Wednesday, July 25, 2012

India calling

I wish I had been better about blogging while in, or immediately upon returning from, India. Already the most of the memories have faded and only the ones that are documented with photos have been firmly implanted in my mind.

I wanted to be able to take every person I know on my journey, to be able to recall every single detail: every smell, every smile or stare from people in the slum, every heart racing car ride through the major cities. But I also know that there is no way I can put into words what I saw and felt because I have no context in which to place it.

I went to India, a land that, as one woman on the trip said, "was just a place on the map before." Seeing that land alone would have overwhelmed even the most seasoned traveler, I am convinced. But on top of that, I also saw a part that many would consider rude to talk about in polite Indian society; the slums, the Dalits, the poverty that was so extreme, yet so much a part of the country, that it wove in and out of even the most wealthy neighborhoods in a way that could not go unnoticed unless it were intentionally ignored.

How do I categorize this trip in my life? I have nothing else to compare it with. As my 10 days there drew to a close, I convinced myself that my journey would be a starting point, a foundation on which to build my life. Somehow, I thought, I would get back to India and make a difference. Either as a journalist or a missionary or a teacher, but the more days that wedge themselves between then and now, the less that thought seems like it could be a tangible reality.

I promised myself that I would make people care about what is happening over there. People who could, in turn, also make a difference. But now, I find it hard to even care myself. In a country that is so addicted to comfort, I am sadly, very content continuing on in my life as it was before India.

I can see friends and family, and even myself, growing tired of talking about India. And for that I feel like a failure. I have not been able to fully describe what I saw in order to get people to care. I am even beginning to doubt myself about what I saw. Is there really an entire group of people who are treated as garbage because of they fall outside of the caste system? How could it be that a country that is growing so rapidly in business and commerce could still hold on to such archaic ideas?

And then I find myself questioning how I, as a foreigner, could be qualified to pass such a judgement. Didn't I only spend 10 days there? How can I be informed enough about their culture to even be able to make such an observation? How do I know I wasn't just listening to the rants of some pseudo-political/religious NGO leaders?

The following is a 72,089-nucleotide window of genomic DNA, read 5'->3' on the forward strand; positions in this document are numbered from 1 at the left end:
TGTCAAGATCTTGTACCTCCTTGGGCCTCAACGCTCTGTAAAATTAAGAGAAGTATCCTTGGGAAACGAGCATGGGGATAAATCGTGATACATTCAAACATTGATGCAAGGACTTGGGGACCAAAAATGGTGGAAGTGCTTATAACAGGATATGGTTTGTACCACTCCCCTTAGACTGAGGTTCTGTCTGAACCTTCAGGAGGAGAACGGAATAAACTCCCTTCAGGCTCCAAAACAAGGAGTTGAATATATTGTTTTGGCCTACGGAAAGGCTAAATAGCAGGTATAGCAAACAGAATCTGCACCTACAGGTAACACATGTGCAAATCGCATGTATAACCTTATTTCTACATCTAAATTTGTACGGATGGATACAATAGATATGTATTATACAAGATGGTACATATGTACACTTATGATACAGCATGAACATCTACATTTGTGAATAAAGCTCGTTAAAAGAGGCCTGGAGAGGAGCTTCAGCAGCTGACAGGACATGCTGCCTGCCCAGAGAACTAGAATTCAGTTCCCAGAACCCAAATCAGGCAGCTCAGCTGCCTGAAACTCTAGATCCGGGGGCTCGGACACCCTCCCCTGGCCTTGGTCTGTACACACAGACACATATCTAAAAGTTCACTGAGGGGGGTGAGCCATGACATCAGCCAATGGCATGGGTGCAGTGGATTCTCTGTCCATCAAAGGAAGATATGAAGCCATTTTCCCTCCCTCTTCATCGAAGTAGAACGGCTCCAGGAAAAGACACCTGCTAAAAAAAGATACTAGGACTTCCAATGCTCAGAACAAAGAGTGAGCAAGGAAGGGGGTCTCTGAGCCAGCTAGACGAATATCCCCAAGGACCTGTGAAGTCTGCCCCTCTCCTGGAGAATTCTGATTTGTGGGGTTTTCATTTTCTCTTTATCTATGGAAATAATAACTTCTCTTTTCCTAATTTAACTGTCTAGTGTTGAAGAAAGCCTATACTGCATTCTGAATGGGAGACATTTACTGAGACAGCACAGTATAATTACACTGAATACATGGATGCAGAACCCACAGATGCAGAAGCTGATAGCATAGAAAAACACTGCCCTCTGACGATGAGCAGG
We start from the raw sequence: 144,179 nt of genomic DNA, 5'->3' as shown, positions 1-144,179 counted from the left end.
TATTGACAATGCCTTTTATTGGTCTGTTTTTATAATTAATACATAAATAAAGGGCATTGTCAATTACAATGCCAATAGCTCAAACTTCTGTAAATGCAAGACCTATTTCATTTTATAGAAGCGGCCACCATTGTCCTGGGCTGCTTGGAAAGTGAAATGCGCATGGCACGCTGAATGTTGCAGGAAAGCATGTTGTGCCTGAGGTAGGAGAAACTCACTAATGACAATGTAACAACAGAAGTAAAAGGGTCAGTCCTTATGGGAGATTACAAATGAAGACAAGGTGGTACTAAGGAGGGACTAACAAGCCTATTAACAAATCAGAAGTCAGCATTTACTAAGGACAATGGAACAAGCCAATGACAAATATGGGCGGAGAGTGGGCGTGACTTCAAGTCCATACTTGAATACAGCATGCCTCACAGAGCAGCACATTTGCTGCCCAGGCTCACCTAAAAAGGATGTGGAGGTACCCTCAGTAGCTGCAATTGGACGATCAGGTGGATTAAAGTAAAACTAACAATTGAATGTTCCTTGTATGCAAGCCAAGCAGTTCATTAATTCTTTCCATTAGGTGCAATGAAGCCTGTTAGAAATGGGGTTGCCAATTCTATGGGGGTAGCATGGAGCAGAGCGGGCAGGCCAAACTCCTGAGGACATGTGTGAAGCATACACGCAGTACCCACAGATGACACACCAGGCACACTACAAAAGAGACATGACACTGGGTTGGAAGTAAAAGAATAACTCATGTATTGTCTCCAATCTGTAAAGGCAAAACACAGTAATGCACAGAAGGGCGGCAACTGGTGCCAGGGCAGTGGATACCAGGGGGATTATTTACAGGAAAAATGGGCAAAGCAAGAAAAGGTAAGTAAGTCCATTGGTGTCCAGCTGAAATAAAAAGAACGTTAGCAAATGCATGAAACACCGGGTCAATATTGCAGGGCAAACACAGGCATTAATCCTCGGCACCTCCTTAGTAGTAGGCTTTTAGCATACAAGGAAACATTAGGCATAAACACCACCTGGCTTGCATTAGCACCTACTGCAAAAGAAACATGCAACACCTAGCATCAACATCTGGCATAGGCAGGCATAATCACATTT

But then I am faced with the images of the young men on the street corner who had a look that I had never seen on anyone's face before. They must have been close to my age, but they already looked as if they were facing death. Their lives had no value. Or the little girls who clung to my fingers in the slums, who I had to peel off my hands and place back with their parents before I could leave left. Or the old man who gratefully accepted the small piece of fruit from me as if it were a precious jewel.

This is desperation, this is hunger, this is heartbreak. And while I know that it exists in every shape and form in every corner of the globe, I saw how it takes exists in India. Now that I have seen that, I have a responsibility to God and those people that I may never see again to do something about it.

I just need to figure out exactly what that means.


  1. beautiful. and I'm not tired of hearing about India...

  2. Good! Cuz I'm just getting started!

  3. I keep wishing it were possible to sit down with you over coffee to talk this out. I've been feeling similar about my time in Jamaica, though I don't think Kingston hurts the way India does. At least it has a strong Christ undercurrent to keep it going, and India lacks that.

    But one strong impression I've come away with is this: I can't change the world, I can't change the way the less fortunate live, I can't change cultures...all I can really do is be Christ in whatever situation he puts me in. Because ultimately, it's His world to change, he just asks for our help. "What can I do" isn't really the question, then. The real question should be, "What do you want to do in me?"

    And if it's on your heart, never fear: he'll give you some answers.

  4. I just read your post about Jamaica and I agree! It sounds like we both had a pretty radical experience and I am glad that you reached out and left this comment.

    I love what said, that although we can't change the world, we can be Christ in whatever situation we are in. We will most likely not see the results of such an attitude, but in a world aching for Christ, that can be so powerful.

    That is a great question to ask about what He can do in me. Just reflecting briefly on that makes me smile because I know that He did something beautiful in my heart even if I think I'm not "doing" enough about what I've seen. I think the desire to "do" something great has overshadowed the desire to be someone great. And you're right, it's His world, not ours! He's just asking for our help.

    I can't wait to hear more about Jamaica!